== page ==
Hamiltonian for relativistic free particle is zero

...what I would like to know is why we get a zero Hamiltonian. I suspect that this is due to the reparametrization invariance... Will this always happen? Why?

Yes, it is due to reparameterization invariance. In other words, the zero-Hamiltonian result holds for any reparameterization-invariant action, not just for the relativistic particle. In this sense, the answer to "Will this always happen" is yes. And one way to answer the "Why?" question is to give a general proof. That's what I'll do here.

I'll denote the parameter as $t$ instead of $\lambda$, because it's easier to type.

Consider any model with an action of the form $$ S=\int dt\ L(t) \hskip2cm L(t) = L\big(\phi(t),\dot\phi(t)\big) \tag{1} $$ where $\phi_1(t),\phi_2(t),...$ is a collection of dynamic variables. If the action is invariant under rigid translations in $t$, then Noether's theorem gives us a corresponding conserved quantity: the Hamiltonian. If the action is invariant under reparameterizations in $t$, then we might expect to get a stronger result because of the more extreme symmetry, and we do: the conservation law still holds, but the conserved quantity is identically zero (and therefore useless). The goal is to prove that the larger symmetry leads to this stronger result.

Suppose that the action is invariant under all transformations of the form $$ \phi_n(t)\rightarrow\phi_n(t+\epsilon) \tag{2} $$ where $\epsilon(t)$ is allowed to be any smooth function for which the map $t\rightarrow t+\epsilon(t)$ is invertible. This is reparameterization invariance. For infinitesimal $\epsilon$, \begin{equation} \delta\phi_n(t) = \dot\phi_n(t)\epsilon. \tag{3} \end{equation} Take the derivative of this with respect to $t$ to get \begin{equation} \delta\dot\phi_n(t) = \frac{d}{dt}\Big(\dot\phi_n(t)\epsilon\Big). \tag{4} \end{equation} Now consider the identity \begin{equation} \delta S = \int dt\ \delta L \tag{5} \end{equation} with \begin{equation} \delta L = \sum_n\left( \frac{\partial L}{\partial \phi_n}\delta\phi_n + \frac{\partial L}{\partial \dot\phi_n}\delta\dot\phi_n \right), \tag{6} \end{equation} which is valid for any transformation of the $\phi$s. For the particular transformation (3)-(4), equations (4)-(5) become \begin{equation} \delta S = \sum_n\int dt\ \left(\frac{\partial L}{\partial \phi_n}\dot\phi_n\epsilon + \frac{\partial L}{\partial \dot\phi_n}\frac{d}{dt}(\dot\phi_n\epsilon) \right). \tag{7} \end{equation} Compare this to the identity $$ \frac{d}{dt}(L\epsilon) = \sum_n\left(\frac{\partial L}{\partial \phi_n}\dot\phi_n + \frac{\partial L}{\partial \dot\phi_n}\frac{d}{dt}\dot\phi_n\right)\epsilon + L\frac{d}{dt}\epsilon \tag{8} $$ to see that (7) may also be written \begin{equation} \delta S = \int dt\ \left(\frac{d}{dt}(L\epsilon) + \left[\sum_n\frac{\partial L}{\partial \dot\phi_n}\dot\phi_n-L\right] \frac{d}{dt}\epsilon \right). \tag{9} \end{equation} For any finite integration interval, the first term is zero if $\epsilon(t)$ is zero at the endpoints of the integration interval. Since $d\epsilon/dt$ is arbitrary within this interval, and since this holds for any interval, the invariance of the action ($\delta S=0$) implies that the quantity in square brackets must be zero. The quantity in square brackets is the Hamiltonian, so this completes the proof that the Hamiltonian is identically zero in this class of models.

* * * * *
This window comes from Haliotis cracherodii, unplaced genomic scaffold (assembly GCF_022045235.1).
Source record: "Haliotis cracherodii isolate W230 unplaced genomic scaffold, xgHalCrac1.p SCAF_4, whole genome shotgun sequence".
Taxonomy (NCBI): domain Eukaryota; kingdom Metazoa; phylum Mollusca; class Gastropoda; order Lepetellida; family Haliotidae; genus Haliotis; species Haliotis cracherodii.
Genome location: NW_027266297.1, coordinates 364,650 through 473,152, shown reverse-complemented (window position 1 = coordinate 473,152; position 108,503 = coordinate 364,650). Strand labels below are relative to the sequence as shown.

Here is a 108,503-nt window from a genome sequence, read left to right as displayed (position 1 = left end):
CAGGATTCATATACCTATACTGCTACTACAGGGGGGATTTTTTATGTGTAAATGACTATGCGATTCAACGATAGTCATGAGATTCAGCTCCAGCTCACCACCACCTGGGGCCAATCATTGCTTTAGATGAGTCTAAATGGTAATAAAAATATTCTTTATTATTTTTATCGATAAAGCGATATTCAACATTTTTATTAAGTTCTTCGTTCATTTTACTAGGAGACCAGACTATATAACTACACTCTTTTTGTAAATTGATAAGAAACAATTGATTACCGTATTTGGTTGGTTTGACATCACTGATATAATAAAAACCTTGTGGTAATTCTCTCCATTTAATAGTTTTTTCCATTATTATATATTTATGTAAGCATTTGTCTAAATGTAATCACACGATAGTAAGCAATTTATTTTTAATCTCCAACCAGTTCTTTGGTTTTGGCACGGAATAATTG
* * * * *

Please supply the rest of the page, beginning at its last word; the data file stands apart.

Here's another way: